• When individuals wearing Social Textiles touch, common interests light up on their shirts.

    When individuals wearing Social Textiles touch, common interests light up on their shirts.

    Photo courtesy of Social Textiles.

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  • Social Textiles respond when users share a common interest.

    Social Textiles respond when users share a common interest.

    Photo courtesy of Social Textiles.

    Full Screen

Wear your social network

Social Textiles from students in the MIT Media Lab

Media Lab students aim to take common interests offline to encourage real-life connections. Watch Video


Press Contact

Nancy DuVergne Smith
Email: ndsmith@mit.edu
Phone: 617-253-8217
MIT Alumni Association

What if your likes and interests on social media were broadcast to the world offline? Would that make it easier for you to make real-world connections with people? That’s the idea behind Social Textiles, a wearable social network created by Media Lab students Viirj Kan, Katsuya Fujii, Judith Amores, and Chang Long Zhu Jin — members of the Fluid Interfaces and Tangible Media groups.

This wearable network is made up of t-shirts that light up when wearers share a common interest. When people wearing Social Textiles are within 12 feet of one another, their shirts will give a quick buzz on the shoulder to alert them that someone with a common interest is near. When the wearers identify each other and make a connection — by physically touching their new connection’s shirt — the shirt will light up, revealing their shared interest.

Social Textiles wearable social network from students in the MIT Media Lab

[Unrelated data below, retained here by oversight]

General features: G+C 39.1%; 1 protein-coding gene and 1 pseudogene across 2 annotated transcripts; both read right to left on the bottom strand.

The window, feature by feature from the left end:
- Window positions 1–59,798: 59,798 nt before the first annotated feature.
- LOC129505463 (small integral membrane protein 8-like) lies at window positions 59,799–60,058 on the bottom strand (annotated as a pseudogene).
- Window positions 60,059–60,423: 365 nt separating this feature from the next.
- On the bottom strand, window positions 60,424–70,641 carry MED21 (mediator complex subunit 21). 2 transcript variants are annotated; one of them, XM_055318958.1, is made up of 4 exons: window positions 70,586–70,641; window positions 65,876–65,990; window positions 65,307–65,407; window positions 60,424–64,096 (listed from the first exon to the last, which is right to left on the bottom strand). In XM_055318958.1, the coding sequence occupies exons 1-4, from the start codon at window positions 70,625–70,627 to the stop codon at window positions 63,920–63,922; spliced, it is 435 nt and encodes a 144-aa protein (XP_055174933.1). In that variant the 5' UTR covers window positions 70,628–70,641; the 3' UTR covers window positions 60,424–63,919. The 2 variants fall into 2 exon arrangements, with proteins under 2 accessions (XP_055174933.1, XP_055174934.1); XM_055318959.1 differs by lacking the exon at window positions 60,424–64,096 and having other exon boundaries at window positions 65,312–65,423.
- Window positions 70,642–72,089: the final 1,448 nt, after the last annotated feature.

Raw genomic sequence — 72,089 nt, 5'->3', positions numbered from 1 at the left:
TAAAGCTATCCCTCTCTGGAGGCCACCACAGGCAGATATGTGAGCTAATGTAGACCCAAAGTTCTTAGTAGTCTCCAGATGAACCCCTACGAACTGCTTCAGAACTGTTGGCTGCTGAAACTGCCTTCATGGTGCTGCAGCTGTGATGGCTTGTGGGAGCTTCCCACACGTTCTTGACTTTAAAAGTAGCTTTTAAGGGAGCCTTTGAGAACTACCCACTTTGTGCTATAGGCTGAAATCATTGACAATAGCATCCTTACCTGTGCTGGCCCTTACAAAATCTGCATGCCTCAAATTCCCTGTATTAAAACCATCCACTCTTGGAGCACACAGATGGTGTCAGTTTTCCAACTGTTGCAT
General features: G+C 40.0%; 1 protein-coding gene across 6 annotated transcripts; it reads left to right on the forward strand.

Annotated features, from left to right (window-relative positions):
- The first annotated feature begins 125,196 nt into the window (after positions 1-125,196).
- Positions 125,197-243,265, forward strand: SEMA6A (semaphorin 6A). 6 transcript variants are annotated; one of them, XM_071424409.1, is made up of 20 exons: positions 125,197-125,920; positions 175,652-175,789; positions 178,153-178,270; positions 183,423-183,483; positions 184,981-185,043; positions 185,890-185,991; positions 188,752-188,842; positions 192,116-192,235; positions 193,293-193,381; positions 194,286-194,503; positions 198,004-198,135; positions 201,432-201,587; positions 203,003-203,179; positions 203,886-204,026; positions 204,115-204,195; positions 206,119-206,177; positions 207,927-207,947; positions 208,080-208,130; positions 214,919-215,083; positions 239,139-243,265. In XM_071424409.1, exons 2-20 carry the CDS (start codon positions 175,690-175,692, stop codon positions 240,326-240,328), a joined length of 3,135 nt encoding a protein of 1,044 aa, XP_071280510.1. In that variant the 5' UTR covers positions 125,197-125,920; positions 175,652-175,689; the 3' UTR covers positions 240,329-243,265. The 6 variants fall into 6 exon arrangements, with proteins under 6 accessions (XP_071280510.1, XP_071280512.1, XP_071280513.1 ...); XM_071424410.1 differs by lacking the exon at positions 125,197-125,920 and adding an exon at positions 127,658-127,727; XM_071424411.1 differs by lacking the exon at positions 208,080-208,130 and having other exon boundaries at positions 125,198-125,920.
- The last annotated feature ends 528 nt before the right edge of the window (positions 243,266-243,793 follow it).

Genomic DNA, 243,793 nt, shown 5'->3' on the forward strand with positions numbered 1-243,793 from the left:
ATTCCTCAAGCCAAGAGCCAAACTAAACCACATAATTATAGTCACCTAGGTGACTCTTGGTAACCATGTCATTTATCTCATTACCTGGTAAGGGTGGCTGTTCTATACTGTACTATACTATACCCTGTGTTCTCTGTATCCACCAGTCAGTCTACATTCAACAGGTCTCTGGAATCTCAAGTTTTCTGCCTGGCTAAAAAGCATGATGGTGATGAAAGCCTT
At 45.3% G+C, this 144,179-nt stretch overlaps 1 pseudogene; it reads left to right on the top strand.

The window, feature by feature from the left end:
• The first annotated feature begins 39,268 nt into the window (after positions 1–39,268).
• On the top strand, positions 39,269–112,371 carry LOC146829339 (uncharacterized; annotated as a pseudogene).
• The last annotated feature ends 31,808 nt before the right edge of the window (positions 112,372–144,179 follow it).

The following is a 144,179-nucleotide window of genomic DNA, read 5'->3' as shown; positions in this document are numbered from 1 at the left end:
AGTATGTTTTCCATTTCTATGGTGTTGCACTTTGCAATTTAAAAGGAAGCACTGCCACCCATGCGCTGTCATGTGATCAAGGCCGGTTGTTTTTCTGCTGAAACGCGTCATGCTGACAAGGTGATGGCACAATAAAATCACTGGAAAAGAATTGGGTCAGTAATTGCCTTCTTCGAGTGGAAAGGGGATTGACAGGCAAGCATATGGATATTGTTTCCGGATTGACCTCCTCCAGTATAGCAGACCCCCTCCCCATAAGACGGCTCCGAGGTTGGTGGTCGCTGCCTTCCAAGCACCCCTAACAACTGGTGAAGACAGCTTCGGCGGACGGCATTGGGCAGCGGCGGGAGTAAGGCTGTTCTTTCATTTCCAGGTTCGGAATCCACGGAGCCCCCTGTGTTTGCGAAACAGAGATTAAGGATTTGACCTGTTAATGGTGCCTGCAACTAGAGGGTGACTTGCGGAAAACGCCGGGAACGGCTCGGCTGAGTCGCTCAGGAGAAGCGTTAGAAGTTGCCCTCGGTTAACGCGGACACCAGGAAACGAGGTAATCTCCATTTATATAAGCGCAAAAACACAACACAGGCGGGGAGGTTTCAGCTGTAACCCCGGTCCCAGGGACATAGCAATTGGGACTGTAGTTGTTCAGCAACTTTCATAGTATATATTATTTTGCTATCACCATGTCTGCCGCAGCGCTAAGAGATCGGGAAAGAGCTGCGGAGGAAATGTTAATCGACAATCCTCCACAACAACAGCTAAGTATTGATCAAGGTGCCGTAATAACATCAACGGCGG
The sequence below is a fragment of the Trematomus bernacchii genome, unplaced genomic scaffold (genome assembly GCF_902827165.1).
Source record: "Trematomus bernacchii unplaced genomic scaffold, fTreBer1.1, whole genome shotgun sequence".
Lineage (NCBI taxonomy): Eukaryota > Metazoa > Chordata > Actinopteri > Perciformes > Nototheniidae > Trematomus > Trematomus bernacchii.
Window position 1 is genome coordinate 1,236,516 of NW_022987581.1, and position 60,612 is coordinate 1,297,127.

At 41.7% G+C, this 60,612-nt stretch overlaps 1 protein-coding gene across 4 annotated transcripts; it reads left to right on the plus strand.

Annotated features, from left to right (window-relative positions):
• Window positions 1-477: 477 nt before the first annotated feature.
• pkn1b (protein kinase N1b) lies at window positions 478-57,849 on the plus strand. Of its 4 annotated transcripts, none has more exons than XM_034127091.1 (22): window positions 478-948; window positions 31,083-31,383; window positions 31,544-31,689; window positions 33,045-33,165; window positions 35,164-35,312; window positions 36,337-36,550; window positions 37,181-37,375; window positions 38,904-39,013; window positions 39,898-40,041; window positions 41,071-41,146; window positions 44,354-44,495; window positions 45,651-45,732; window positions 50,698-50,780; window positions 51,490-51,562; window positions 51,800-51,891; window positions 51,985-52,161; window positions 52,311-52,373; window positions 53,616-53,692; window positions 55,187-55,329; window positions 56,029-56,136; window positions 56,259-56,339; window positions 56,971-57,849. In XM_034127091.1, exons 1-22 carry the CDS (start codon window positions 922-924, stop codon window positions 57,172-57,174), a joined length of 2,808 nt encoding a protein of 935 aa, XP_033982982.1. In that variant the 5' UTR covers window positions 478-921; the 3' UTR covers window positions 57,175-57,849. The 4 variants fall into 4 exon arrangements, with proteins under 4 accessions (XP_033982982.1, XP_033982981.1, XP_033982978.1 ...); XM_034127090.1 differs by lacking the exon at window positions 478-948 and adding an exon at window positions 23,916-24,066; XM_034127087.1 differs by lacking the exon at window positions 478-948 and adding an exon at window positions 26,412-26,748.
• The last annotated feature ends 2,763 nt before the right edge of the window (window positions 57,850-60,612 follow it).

The idea for Social Textiles came from a class assignment in MAS.834 (Tangible Interfaces). “We were told to make something intangible, tangible,” explains Viirj Kan, and this got the group thinking about social media. “Online is good at connecting us at a distance, but not connecting us when we’re close,” Kan says. “We wanted to change that.”

These shirts don’t store information from your profiles on established social networks, but instead connect and light up around one or two common interests like a certain brand or community you belong to, like a university. Kan explains, “If you were to buy your shirt through a certain blog, that blog would be your connection and interest. Or if you bought your shirt at the COOP, that’s your connection.”

For now, Social Textiles are still in the development stages and aren’t available for purchase, though Kan does believe the wearable network belongs on store shelves. “People are really excited about it. At some point it should go out into the world, but the next steps are to test it on users more,” she says.

Until then, the combined Media Lab group is getting plenty of attention. As media outlets learn of Social Textiles, the group has to balance interviews and class time — adding to the learning experience. “It’s kind of like another class,” laughs Kan.

Read more stories about MIT alumni and campus culture on Slice of MIT.


Topics: Media Lab, Wearable sensors, Social media, Students, School of Architecture + Planning

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